Note: Thank you for the answers and discussion. It's clear from the feedback that "wild guesses" are a valid "answer", although not necessarily a good one. I now understand that they (may) warrant downvotes (or, for 10k+ users, delete votes when warranted) rather than NAA flags.

Referring to this answer (and its Low Quality review for those with access). I was surprised at having my "Not an answer" flag declined, especially after seeing that two other users suggested the same thing after mine was declined. With 225 flags raised, 132 helpful, and only 6 declines so far (still a relative newbie, I realize), this is the first one I've really struggled with.

Breaking down this "answer", it has two parts:

you can try reinstalling wsl2.

So let me start by asking, should "reinstall" with no supporting information or theory be an answer or a comment?

"Reinstall" absolutely can be a valid and correct answer, but shouldn't there be supporting information on why it might be needed and could fix the problem.

In this case, I know this won't fix the problem, because reinstalling Windows Subsystem for Linux won't resolve an issue with the "VM". Technically, for those that aren't familiar with WSL, it would be the same as recommending reinstallation of VMWare or VirtualBox because you messed up the grub config in your VM.

But admittedly, that I know this is wrong is completely irrelevant to whether or not it should be an answer or a comment.

If the user is suggesting a reinstall, then I would propose the burden is on them to explain why in their answer; otherwise it should be a comment.

I'm not entirely sure on why you can't edit the file. maybe open a cmd window as admin and navigating to where the file is then using vim to edit it?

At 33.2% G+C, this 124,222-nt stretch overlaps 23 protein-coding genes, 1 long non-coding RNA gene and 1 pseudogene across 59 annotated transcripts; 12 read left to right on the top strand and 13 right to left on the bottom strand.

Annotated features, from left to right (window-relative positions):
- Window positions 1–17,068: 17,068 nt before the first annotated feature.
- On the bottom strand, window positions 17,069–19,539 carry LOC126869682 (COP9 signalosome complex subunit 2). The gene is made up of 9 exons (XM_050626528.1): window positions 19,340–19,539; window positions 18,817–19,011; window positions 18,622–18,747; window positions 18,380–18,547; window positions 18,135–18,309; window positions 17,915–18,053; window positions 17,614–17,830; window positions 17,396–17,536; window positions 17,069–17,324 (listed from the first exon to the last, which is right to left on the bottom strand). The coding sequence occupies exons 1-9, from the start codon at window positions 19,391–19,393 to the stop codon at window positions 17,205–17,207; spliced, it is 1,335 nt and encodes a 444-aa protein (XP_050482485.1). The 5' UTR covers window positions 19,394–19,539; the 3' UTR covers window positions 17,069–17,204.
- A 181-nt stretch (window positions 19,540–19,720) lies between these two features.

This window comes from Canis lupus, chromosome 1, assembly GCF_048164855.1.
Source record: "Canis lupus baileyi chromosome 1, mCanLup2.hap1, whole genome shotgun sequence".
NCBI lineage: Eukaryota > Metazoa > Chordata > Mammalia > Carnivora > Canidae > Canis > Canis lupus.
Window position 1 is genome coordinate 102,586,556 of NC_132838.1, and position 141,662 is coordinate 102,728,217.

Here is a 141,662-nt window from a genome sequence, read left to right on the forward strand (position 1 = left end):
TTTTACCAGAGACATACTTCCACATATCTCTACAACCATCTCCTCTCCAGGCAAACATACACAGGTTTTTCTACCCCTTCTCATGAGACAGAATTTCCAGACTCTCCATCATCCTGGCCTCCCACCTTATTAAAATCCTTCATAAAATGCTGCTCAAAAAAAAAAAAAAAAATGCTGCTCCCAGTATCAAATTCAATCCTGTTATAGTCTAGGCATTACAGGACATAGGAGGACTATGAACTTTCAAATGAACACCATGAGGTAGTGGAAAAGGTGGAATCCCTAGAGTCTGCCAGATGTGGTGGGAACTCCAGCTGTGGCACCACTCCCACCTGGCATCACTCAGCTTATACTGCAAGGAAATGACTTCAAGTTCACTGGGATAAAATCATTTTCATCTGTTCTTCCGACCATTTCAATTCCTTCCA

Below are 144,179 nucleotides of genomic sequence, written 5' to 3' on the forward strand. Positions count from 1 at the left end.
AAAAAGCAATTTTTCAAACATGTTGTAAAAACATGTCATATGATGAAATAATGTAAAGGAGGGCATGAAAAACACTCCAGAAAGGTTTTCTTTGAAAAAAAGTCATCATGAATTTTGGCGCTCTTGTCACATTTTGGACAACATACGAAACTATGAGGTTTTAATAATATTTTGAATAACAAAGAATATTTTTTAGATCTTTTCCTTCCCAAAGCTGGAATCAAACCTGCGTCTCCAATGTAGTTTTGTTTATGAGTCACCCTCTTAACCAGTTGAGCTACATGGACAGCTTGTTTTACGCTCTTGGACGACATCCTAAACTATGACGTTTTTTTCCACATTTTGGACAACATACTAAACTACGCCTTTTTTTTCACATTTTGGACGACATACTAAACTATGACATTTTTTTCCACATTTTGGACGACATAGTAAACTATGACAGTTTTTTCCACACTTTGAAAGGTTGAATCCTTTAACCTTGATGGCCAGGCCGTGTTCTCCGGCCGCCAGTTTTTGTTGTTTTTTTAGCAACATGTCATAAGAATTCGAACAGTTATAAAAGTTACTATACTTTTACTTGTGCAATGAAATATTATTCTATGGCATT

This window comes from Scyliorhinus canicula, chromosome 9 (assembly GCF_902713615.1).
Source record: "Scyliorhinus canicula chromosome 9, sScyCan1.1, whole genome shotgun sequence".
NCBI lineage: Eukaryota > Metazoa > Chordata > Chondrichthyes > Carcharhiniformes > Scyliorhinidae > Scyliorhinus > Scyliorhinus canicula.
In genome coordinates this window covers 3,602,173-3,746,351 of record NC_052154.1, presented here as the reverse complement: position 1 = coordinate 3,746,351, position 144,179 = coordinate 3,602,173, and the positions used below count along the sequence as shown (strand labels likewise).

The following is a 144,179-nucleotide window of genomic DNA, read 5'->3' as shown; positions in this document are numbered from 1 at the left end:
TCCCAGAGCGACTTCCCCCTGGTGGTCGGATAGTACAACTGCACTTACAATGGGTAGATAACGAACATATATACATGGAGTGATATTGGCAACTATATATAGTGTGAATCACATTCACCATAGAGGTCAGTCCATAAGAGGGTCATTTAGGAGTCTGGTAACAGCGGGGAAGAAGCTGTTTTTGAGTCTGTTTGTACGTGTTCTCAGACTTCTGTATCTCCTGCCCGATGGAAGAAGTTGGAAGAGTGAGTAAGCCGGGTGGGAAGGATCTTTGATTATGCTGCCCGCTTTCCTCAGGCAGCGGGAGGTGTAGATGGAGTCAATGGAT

Ok, maybe an attempt at an answer, but it seems to me to be more of a wild-guess, WAG, Hail Mary, or whatever your local slang would call it. It's even phrased as a question.

If the user readily admits that they really have no idea if what they are proposing is feasible and has done no research on it, then shouldn't that be a comment?

Ultimately, I chose to flag this as "Not an answer" because of those two issues. I don't think "Very low quality" applies, given the flag description that it is "unlikely to be salvageable". This example could be salvaged as an answer with more detail, but it would require the user to provide that detail (not the community).

Plus the fact that this was posted by a user with low enough rep that they couldn't comment made it seem that posting as an "answer" was an attempt to circumvent the comment limitation.

I assume that the other two users who reviewed this and flagged it as "Not an answer" did so for similar reasons.

Are we wrong? Is there a reason that this should be left as an answer? Or should we have handled it another way?

Related -- If we agree that:

  • "Reinstall" without supporting information is not a valid answer and
  • A "wild guess" without supporting information is not a valid answer

Then what's the right way to handle these reviews in the future?

From What is the "not an answer" flag and what is its purpose?:

When should I not use this flag?

The answer makes an attempt to answer the question, even if it is wrong or inaccurate or you disagree with it